Trained watchers keep a close watch along the Mahanadi river gorge in Satkosia tiger reserve for conservation of a critically endangered species, writes Deepanwita Gita Niyogi
Manas Ranjan Tripathi’s day begins in his khaki uniform. An ardent gharial watcher, he has been engaged by the forest department since 2008 and his job is to monitor the reptiles in the Mahanadi river.
The fish-eating gharial is a critically endangered species according to the International Union for Conservation of Nature. They are found only in a few places across India and Nepal.
“Armed with a binocular I look out for gharials in the river in a speed boat four to five days a week. I also take photos whenever I spot them. There are gharials as well as Marsh crocodiles in the Mahanadi which cuts across the Satkosia Tiger Reserve,” Tripathi said.
Like him, there are four other watchers. All of them cover a distance of about 20 km individually while tracking gharials. The watchers are responsible for monitoring their population.
The 900-km long Mahanadi river in east central India, which originates in neighbouring Chhattisgarh, forms a spectacular gorge in the Satkosia tiger reserve, which has been recently declared a Ramsar site. The gorge is the natural habitat of not only gharials and Marsh crocodiles, but also of the critically endangered Batagurkachuga turtle and the endangered Indian Skimmer bird.
Recovery plan for gharials
At the gharial conservation centre at Tikarpada inside the Satkosia tiger reserve, there are a few gharials kept inside cages for tourists. Satkosia is the only place in Odisha to have gharials. Besides, gharials are also found in the Chambal river.
As gharial babies get washed away during heavy monsoon floods, it is important to protect them. So, after they are hatched at the Nandankanan Zoological Park in Bhubaneswar, the animals are released only after they grow eight feet in size. Then the chance of getting washed away by floods is minimal.
Biologist Shailendra Singh of Turtle Survival Alliance – India said that Nandankanan has a breeding group of gharials and the conservation story of Satkosia starts from there. “When babies are hatched, they are released in the Mahanadi after a certain period. Though they are naturally found in the river, their population dwindled in the past mainly due to overfishing. The babies also sometimes drown when water is released from dams. But now there is adequate patrolling to protect the species.”
Since 2018, 18 gharials have been released in the river as part of the recovery programme solely taken up by the zoo authorities. “Altogether, 28 gharials were counted in 2020-21 and in 2021-2022 there were 32, ” Tripathi added.
Satkosia Tiger Reserve divisional forest officer Saroj Panda said in the past four decades, natural breeding did not occur. So, gharials were released in the river to augment the population. However, in the past two years natural breeding has taken place.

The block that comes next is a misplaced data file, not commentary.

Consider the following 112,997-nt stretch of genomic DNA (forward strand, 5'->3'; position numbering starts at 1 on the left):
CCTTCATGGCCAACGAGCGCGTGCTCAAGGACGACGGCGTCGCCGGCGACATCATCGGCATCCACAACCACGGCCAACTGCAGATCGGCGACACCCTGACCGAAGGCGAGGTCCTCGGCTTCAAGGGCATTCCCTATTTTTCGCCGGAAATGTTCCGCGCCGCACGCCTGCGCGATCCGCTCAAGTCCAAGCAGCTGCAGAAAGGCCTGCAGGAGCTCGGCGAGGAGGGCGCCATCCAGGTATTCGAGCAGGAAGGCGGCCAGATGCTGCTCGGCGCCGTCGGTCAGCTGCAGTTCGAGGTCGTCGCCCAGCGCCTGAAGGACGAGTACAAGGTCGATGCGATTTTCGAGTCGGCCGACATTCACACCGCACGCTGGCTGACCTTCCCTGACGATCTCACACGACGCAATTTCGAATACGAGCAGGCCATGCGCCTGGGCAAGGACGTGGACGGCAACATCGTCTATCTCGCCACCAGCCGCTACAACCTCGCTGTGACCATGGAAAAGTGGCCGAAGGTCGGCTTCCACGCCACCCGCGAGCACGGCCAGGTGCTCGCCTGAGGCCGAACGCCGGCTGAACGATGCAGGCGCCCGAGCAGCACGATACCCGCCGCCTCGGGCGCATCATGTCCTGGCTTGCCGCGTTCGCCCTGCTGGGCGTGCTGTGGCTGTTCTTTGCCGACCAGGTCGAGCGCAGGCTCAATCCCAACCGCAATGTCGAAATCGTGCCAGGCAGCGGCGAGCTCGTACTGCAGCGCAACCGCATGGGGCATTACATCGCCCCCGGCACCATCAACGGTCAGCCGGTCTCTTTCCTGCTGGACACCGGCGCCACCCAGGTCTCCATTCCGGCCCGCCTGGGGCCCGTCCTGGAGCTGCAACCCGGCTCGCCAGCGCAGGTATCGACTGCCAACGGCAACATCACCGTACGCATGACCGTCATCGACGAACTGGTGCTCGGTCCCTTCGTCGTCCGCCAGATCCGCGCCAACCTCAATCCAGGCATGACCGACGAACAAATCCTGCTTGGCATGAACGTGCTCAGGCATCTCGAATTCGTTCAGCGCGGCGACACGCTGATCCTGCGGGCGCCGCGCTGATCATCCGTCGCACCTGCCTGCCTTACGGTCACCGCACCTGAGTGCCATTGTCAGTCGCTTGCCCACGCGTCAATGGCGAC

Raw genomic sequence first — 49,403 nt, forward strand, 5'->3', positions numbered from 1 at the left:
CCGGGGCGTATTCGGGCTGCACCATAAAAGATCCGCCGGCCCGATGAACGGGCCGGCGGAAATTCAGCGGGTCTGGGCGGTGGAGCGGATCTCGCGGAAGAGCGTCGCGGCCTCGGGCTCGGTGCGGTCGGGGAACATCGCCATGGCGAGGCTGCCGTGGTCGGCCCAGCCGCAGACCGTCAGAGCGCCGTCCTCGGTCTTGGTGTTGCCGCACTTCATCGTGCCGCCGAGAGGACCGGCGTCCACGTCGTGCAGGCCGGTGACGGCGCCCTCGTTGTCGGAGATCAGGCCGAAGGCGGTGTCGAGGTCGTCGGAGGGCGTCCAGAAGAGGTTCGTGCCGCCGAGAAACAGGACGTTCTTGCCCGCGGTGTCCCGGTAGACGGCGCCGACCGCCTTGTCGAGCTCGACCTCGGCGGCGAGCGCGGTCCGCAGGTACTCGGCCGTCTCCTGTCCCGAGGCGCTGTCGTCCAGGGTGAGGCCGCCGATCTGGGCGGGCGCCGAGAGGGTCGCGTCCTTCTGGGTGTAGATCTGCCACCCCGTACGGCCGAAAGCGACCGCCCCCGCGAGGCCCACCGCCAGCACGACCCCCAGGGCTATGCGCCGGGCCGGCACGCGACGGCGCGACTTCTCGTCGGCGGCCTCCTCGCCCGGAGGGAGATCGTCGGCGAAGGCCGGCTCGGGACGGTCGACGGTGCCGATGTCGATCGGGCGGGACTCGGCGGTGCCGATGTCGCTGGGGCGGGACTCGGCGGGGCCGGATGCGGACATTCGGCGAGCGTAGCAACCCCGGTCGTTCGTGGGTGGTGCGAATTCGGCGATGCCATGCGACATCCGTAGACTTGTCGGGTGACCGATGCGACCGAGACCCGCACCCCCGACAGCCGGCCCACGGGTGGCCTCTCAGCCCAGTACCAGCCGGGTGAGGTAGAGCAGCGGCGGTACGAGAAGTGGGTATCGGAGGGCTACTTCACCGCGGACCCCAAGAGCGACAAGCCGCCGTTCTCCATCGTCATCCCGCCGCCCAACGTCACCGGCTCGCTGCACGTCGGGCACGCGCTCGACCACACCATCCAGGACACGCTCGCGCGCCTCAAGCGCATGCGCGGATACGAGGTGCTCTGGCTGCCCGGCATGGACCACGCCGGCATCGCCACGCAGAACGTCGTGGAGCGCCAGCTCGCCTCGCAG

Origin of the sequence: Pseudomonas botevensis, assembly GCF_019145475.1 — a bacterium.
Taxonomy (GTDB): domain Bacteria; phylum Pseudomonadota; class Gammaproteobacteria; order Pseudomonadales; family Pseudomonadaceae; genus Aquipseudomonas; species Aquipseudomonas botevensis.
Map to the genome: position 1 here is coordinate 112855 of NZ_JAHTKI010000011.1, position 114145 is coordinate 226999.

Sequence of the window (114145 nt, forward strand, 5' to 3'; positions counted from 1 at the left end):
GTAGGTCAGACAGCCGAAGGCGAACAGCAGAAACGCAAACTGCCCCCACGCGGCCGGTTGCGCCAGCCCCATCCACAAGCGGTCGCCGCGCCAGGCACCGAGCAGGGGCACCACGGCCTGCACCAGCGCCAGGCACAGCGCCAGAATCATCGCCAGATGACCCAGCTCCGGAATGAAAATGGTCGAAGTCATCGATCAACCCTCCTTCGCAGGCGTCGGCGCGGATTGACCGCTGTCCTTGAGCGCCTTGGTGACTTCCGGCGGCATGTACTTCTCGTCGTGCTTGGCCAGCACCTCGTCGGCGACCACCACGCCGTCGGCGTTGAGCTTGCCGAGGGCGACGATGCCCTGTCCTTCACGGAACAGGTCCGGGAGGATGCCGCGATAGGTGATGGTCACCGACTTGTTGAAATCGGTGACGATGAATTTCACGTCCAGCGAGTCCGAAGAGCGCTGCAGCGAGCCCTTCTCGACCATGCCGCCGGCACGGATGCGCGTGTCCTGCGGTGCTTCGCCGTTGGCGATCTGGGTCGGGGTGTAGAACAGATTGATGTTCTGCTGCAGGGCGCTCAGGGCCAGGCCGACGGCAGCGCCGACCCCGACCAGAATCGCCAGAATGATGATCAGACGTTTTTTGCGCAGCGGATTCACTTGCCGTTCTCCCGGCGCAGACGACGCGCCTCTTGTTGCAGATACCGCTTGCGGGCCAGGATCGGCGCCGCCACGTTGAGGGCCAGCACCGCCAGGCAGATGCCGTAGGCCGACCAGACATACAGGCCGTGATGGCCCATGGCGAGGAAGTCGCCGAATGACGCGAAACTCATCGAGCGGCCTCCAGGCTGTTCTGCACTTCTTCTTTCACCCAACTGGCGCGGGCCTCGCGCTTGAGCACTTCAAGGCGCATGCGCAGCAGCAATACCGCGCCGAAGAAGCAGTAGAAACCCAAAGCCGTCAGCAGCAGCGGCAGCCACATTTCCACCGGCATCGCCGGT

Sometimes individual animals are rescued from downstream. About 15 animals were taken to a safe place after the monsoon started this year. A total of 31 hatchlings were also born due to natural breeding in the gorge.
At the centre, about 50-100 visitors come to watch gharials and Marsh crocodiles on a daily basis. It was set up in 1972-73. In 1982, a huge flood submerged the place.
For feeding the animals, Purushottam Nayek is in charge. He feeds them fish by opening the cages every morning around 11am. Apart from gharials, there are also Marsh crocodiles and Batagurkachuga turtles. Water is cleaned every 15-30 days.
Apart from the men, women too are in charge here. A woman named Kumari Jani is a gharial tracker. She joined in 2015 after the demise of her husband. She travels in a boat at daytime in the Mahanadi along with her friend Anita Behera.
As the boat sped along towards the narrow part of the Satkosia gorge, Tripathi informed that this area has more gharials whereas the broader riverine space has Marsh crocodiles. Sometimes, the crocodiles are seen basking in the sun on rocks. The river has 125 Marsh crocodiles.
Apart from daytime patrol, the watchers are also active at night. Night patrol usually starts at 5 pm or even at 7pm. Sometimes, it is on at midnight too.
“Gharial reintroduction plan has been on since the past four years. It is a good sign that the number has risen from 28 to 32. As they travel downstream, it is imperative to rescue them from floods, especially the young ones,” said Tripathi whose patrolling hours range for almost three hours. He is a resident of Angul district.
As the boat entered the narrow part of the Mahanadi, sandy banks and vast stretches of sand bars came into view along with heavily forested hills dotting both sides of the river.
As most visitors who end up in Satkosia enjoy boat rides for the gorge and spotting crocodiles and gharials, staying in Tikarpada is the obvious choice. Keeping this in mind, a nature camp was set up here 15 years back and is entirely community managed. The Tikarpada eco-development committee is in charge here. Dileshwar Nayek, forest guard of Tikarpada section, said that the forest department handed over the place to the people for livelihood options. There are 10 tents where about 25 people can stay. Food is also served. There is a plan to introduce a Canter vehicle in the winter for safaris.